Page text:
Monteverdi, Claudio Giovanni Antonio (1567-1643), Italian composer, the most important figure in the transition from Renaissance to baroque music. Born in Cremona, he studied music with Veronese theoretician Marco Antonio Ingegneri. At the age of 15, Monteverdi composed his first work, a set of three-part motets, and by 1605 he had composed five books of madrigals. He became interested in the experimental musical dramas of Jacopo Peri, who was music director at the court of the Medici family, and in similar works by other early composers. In 1607 Monteverdi's first musical drama, Orfeo, was produced. This opera, which surpassed all previous attempts at musical drama, was possibly the most important development in the history of opera and established it as a serious form of musical and dramatic expression.
Through skillful use of vocal inflection, Monteverdi sought to express emotion as it would be expressed in the highly charged speech of a great actor. The orchestra, considerably enlarged and varied, was used not merely as an accompaniment for the singers but also to establish the moods of the various scenes. The score itself contains 14 independent orchestral pieces. The public received Orfeo enthusiastically, and with his next opera, Arianna (1608), Monteverdi's reputation as an opera composer was firmly established. In 1613 he was appointed to one of the most important musical posts in Italy, choirmaster and conductor at Saint Mark's Cathedral in Venice. From this time on, Monteverdi wrote numerous operas many now lost, motets, madrigals, and masses.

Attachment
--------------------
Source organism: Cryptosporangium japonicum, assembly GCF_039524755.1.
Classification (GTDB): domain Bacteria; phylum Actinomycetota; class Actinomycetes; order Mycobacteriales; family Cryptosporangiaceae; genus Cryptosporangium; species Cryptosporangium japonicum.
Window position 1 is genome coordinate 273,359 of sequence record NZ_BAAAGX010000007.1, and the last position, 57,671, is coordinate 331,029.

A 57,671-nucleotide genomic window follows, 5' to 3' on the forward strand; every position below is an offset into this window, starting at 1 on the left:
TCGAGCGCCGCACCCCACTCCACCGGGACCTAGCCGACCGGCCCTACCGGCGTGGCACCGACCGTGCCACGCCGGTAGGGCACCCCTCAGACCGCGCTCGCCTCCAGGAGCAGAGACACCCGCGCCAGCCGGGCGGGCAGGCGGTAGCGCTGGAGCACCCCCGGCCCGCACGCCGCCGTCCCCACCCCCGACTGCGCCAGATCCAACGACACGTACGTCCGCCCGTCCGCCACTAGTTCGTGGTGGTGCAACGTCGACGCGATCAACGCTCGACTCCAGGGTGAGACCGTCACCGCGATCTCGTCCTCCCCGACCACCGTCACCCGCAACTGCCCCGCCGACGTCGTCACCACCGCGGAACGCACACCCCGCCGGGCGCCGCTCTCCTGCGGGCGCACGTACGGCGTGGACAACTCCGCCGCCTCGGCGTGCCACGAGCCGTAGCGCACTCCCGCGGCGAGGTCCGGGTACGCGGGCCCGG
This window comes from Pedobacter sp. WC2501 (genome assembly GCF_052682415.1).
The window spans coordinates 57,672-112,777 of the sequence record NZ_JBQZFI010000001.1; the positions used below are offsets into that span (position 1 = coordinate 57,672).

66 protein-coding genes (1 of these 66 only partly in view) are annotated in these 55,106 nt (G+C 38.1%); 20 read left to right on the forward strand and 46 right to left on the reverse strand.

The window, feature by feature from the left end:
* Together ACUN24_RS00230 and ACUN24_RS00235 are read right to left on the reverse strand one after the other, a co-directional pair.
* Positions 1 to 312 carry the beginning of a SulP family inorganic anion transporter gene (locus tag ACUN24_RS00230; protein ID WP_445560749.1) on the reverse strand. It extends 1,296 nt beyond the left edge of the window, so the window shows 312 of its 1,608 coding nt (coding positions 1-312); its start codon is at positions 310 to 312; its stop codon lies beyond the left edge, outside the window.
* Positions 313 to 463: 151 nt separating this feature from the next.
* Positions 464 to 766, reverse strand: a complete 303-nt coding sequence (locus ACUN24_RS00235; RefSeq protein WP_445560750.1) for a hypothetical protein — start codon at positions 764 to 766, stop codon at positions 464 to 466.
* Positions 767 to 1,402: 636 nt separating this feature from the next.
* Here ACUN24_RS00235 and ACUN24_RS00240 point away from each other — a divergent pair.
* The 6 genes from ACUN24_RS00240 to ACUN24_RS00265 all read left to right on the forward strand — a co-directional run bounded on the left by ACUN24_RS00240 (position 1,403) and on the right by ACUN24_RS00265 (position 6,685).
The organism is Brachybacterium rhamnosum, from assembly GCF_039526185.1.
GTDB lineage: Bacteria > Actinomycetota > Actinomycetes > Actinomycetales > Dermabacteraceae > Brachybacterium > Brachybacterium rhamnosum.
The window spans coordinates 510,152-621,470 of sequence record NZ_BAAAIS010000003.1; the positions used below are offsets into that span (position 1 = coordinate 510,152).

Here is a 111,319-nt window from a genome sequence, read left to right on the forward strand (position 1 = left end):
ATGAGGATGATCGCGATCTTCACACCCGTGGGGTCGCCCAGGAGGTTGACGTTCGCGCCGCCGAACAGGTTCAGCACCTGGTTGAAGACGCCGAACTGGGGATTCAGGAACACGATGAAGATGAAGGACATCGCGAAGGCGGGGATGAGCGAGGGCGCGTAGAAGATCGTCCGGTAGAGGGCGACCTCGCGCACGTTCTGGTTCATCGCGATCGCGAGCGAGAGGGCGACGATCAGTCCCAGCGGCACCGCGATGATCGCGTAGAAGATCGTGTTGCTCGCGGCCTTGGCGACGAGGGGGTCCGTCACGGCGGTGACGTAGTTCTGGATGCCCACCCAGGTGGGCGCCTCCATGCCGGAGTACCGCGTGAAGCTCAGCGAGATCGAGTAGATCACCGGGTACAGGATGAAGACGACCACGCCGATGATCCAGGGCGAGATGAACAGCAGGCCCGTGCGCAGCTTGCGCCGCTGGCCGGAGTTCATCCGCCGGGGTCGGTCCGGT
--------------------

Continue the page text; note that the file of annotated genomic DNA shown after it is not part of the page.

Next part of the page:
In his sixth, seventh, and eighth books of madrigals 1614-38 he moved away from the Renaissance ideal of equal-voiced polyphony toward the newer styles emphasizing melody, bass line, and harmonic support as well as personal, or dramatic, declamation. In 1637 the first public opera house was opened, and Monteverdi, stimulated by the enthusiastic response to opera, wrote a new series of operas, of which two remain, Il ritorno d'Ulisse in patria and L'incoronazione di Poppe a (The Coronation of Poppa ea, 1642). Written in Monteverdi's old age, these operas contain scenes of great dramatic intensity in which the vocal and orchestral music accurately reflect the thoughts and emotions of the characters. They influenced many subsequent composers of opera and are still performed today.
Monteverdi died in Venice on November 29, 1643.